Thursday, June 16, 2016
Mira Forecasts the Future Guest Post by Kell Andrews
Guest Post for Reviews Coming at YA
By Kell Andrews
When I was a kid I loved making paper fortune tellers. I wrote the fortunes. I folded and colored the paper myself. I tried to use a paper device I made myself to predict the future.
My children do the same thing now. They know, as I did, that the fortunes you write yourself aren’t real clairvoyance. But the fortunes you write do give hints about what is possible -- what you wish and fear.
That’s one of the reasons I wrote Mira Forecasts the Future. To make a dream come true, you have to think about it and work toward it. You have to make it happen.
But first you have to dream it. You have to believe it -- and you have to know it’s possible for you.
Mira’s mom, Madame Mirabella is a famous fortune teller who amazes vacationers and townspeople all along the boardwalk. Mira believes in her mother’s magic, but she doesn’t have magic of her own. When Mira gets a pinwheel and a windsock, she learns that she can use them to help make predications about the weather -- a valuable trade at the beach, where the weather is local and changeable. So Mira studies, builds, observes, and records. She gets her forecasts wrong sometimes, but by working hard at meteorology, she learns to get them right more often than not.
I hope kids read about Mira and get interested in how they can use science right now to make observations and predictions. I hope they decide science, technology, engineering, and math are subjects they want to study. I hope they see themselves in those careers someday.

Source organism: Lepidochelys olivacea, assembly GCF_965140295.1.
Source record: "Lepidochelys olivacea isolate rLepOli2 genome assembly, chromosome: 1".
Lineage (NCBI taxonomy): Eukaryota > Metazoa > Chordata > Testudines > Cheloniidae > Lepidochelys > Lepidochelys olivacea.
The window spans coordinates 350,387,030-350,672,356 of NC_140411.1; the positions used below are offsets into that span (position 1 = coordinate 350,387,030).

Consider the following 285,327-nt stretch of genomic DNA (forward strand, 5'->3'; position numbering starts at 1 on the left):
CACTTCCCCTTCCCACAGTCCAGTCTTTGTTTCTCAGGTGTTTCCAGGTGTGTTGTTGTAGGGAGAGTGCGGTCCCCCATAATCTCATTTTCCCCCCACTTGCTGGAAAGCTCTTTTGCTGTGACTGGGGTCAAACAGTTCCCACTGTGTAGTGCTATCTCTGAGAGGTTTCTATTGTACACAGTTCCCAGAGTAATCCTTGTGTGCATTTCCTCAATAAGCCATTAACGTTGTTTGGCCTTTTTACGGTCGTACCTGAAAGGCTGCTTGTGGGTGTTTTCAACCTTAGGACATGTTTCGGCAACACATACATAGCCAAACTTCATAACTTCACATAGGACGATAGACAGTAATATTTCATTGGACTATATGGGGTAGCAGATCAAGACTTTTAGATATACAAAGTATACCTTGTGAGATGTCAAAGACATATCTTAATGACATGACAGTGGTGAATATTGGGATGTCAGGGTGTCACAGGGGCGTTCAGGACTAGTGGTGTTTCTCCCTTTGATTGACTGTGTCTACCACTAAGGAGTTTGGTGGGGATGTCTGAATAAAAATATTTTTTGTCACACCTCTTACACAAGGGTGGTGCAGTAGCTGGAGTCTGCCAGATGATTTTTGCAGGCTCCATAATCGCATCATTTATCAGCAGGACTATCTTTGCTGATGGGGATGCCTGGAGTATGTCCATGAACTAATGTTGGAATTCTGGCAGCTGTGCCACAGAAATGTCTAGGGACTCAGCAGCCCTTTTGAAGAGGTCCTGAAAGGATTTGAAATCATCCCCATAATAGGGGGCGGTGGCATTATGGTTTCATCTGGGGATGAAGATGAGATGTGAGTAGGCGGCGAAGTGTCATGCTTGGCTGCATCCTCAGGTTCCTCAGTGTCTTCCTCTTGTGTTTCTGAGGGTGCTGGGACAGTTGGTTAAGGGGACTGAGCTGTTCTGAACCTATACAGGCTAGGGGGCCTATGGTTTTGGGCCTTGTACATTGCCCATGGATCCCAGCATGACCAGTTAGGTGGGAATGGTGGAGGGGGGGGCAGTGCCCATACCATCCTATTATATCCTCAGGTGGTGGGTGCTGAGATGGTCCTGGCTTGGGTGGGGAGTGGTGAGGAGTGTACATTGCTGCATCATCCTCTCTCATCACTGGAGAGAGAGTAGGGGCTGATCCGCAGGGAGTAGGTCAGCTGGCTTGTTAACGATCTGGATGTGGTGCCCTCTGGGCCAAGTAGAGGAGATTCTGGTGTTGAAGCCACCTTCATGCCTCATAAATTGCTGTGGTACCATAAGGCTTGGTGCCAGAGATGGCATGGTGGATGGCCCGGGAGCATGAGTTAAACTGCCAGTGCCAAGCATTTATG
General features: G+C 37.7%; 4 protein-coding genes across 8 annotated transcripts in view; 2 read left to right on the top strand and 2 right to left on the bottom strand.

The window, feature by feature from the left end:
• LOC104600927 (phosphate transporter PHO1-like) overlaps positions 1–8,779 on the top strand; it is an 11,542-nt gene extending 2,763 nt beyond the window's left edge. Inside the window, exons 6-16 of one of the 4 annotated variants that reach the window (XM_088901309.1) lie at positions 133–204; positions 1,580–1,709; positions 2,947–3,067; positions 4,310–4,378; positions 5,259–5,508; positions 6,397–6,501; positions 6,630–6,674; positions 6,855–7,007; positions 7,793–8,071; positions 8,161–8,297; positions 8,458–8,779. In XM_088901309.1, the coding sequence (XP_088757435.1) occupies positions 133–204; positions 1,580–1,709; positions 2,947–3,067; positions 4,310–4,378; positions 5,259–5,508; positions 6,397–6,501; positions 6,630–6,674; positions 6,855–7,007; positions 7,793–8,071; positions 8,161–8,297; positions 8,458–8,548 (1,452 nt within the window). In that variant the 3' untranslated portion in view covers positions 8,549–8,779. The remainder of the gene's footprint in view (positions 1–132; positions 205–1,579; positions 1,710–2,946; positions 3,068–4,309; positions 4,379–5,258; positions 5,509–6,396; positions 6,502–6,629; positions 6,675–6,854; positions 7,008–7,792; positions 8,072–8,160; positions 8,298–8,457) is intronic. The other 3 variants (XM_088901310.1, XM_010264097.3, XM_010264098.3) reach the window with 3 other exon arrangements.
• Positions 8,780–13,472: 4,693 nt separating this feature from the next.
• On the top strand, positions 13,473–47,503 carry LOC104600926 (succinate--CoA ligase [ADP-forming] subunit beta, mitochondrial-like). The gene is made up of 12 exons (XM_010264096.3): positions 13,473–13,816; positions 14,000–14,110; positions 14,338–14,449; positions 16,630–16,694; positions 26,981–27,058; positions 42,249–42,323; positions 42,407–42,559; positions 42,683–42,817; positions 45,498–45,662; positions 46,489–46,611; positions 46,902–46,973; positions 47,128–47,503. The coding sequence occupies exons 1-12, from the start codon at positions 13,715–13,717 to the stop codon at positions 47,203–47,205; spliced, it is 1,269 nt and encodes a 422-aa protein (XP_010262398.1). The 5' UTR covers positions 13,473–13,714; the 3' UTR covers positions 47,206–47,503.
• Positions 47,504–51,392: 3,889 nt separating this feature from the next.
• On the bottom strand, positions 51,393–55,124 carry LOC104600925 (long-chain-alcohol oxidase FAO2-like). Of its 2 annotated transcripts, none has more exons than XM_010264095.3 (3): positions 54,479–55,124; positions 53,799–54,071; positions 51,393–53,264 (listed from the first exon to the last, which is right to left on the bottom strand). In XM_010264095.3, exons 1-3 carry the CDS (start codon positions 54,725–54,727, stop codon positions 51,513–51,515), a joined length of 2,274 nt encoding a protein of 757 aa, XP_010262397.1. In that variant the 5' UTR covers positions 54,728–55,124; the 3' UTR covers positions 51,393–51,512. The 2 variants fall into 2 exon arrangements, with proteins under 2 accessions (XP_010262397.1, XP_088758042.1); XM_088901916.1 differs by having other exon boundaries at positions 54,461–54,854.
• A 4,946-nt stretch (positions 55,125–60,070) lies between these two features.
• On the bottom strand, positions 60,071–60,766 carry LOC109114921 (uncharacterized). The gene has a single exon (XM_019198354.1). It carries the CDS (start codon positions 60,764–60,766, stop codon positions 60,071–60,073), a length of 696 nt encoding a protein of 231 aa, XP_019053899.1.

Most of all, I hope they learn that the fortunes they write for themselves are the ones that come true.
About Kell Andrews
(From Kell's website), Kell Andrews writes novels and picture books for children and nonfiction for adults. A little bit of magic helps with both. Growing up, she spent a lot of time reading, writing, drawing, and looking for treasure in the woods and on the beach. Kell holds a humanities degree from Johns Hopkins University and a master of liberal arts degree from the University of Pennsylvania. Her first novel,Deadwood (Spencer Hill Press), was published in 2014, and her debut picture book Mira Forecasts the Future (Sterling) will be out in 2016. A member of SCBWI, Kell holds a humanities degree from Johns Hopkins University and a master of liberal arts degree from the University of Pennsylvania. A lifelong Philadelphian, she lives with her husband and two daughters in Wynnewood, Pennsylvania, near a park that looks a lot like the one in Deadwood. Contact Kell here. Follow her on Twitter, Facebook, Tumblr, orGoodreads.